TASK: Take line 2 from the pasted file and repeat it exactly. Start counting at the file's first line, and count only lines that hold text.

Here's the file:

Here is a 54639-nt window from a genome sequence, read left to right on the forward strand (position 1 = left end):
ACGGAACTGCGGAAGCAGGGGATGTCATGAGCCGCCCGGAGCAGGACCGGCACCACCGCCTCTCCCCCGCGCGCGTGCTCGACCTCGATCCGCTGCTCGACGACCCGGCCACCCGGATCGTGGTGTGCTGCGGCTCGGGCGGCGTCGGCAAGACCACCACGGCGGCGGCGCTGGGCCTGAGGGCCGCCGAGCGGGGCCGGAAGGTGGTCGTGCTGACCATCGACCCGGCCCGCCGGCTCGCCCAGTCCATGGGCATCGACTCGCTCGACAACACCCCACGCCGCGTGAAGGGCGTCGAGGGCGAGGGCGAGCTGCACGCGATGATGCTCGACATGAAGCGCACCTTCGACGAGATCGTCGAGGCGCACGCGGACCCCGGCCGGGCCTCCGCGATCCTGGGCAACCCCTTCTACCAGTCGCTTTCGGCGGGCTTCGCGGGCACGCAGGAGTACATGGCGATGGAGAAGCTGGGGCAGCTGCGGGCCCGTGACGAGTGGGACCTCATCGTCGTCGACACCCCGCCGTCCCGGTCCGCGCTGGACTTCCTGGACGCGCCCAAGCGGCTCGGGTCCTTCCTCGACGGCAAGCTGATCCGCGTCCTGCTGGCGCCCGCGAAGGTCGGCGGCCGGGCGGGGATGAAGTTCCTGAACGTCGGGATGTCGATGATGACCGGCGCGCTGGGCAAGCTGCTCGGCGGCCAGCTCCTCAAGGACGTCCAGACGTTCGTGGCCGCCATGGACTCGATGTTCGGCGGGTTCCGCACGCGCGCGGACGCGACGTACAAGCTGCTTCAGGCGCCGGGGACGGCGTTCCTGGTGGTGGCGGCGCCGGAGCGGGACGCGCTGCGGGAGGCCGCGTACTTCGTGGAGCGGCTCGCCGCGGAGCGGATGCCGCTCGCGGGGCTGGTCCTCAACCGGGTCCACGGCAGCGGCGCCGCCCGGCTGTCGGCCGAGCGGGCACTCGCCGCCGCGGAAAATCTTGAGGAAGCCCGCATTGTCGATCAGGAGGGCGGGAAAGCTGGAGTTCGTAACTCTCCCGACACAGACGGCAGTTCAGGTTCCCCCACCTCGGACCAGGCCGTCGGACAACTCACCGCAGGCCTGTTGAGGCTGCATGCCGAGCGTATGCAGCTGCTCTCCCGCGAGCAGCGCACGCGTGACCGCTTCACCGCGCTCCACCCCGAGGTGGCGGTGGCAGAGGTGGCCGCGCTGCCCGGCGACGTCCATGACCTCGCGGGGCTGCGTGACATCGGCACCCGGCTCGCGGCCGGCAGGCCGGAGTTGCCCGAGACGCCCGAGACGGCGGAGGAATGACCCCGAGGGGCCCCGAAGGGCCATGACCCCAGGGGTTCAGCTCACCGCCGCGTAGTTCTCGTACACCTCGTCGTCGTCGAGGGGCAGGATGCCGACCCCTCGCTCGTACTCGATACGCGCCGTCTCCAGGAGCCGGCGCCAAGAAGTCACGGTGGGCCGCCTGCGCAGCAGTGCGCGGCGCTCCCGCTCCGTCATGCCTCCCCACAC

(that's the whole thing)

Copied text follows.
ACGGAACTGCGGAAGCAGGGGATGTCATGAGCCGCCCGGAGCAGGACCGGCACCACCGCCTCTCCCCCGCGCGCGTGCTCGACCTCGATCCGCTGCTCGACGACCCGGCCACCCGGATCGTGGTGTGCTGCGGCTCGGGCGGCGTCGGCAAGACCACCACGGCGGCGGCGCTGGGCCTGAGGGCCGCCGAGCGGGGCCGGAAGGTGGTCGTGCTGACCATCGACCCGGCCCGCCGGCTCGCCCAGTCCATGGGCATCGACTCGCTCGACAACACCCCACGCCGCGTGAAGGGCGTCGAGGGCGAGGGCGAGCTGCACGCGATGATGCTCGACATGAAGCGCACCTTCGACGAGATCGTCGAGGCGCACGCGGACCCCGGCCGGGCCTCCGCGATCCTGGGCAACCCCTTCTACCAGTCGCTTTCGGCGGGCTTCGCGGGCACGCAGGAGTACATGGCGATGGAGAAGCTGGGGCAGCTGCGGGCCCGTGACGAGTGGGACCTCATCGTCGTCGACACCCCGCCGTCCCGGTCCGCGCTGGACTTCCTGGACGCGCCCAAGCGGCTCGGGTCCTTCCTCGACGGCAAGCTGATCCGCGTCCTGCTGGCGCCCGCGAAGGTCGGCGGCCGGGCGGGGATGAAGTTCCTGAACGTCGGGATGTCGATGATGACCGGCGCGCTGGGCAAGCTGCTCGGCGGCCAGCTCCTCAAGGACGTCCAGACGTTCGTGGCCGCCATGGACTCGATGTTCGGCGGGTTCCGCACGCGCGCGGACGCGACGTACAAGCTGCTTCAGGCGCCGGGGACGGCGTTCCTGGTGGTGGCGGCGCCGGAGCGGGACGCGCTGCGGGAGGCCGCGTACTTCGTGGAGCGGCTCGCCGCGGAGCGGATGCCGCTCGCGGGGCTGGTCCTCAACCGGGTCCACGGCAGCGGCGCCGCCCGGCTGTCGGCCGAGCGGGCACTCGCCGCCGCGGAAAATCTTGAGGAAGCCCGCATTGTCGATCAGGAGGGCGGGAAAGCTGGAGTTCGTAACTCTCCCGACACAGACGGCAGTTCAGGTTCCCCCACCTCGGACCAGGCCGTCGGACAACTCACCGCAGGCCTGTTGAGGCTGCATGCCGAGCGTATGCAGCTGCTCTCCCGCGAGCAGCGCACGCGTGACCGCTTCACCGCGCTCCACCCCGAGGTGGCGGTGGCAGAGGTGGCCGCGCTGCCCGGCGACGTCCATGACCTCGCGGGGCTGCGTGACATCGGCACCCGGCTCGCGGCCGGCAGGCCGGAGTTGCCCGAGACGCCCGAGACGGCGGAGGAATGACCCCGAGGGGCCCCGAAGGGCCATGACCCCAGGGGTTCAGCTCACCGCCGCGTAGTTCTCGTACACCTCGTCGTCGTCGAGGGGCAGGATGCCGACCCCTCGCTCGTACTCGATACGCGCCGTCTCCAGGAGCCGGCGCCAAGAAGTCACGGTGGGCCGCCTGCGCAGCAGTGCGCGGCGCTCCCGCTCCGTCATGCCTCCCCACAC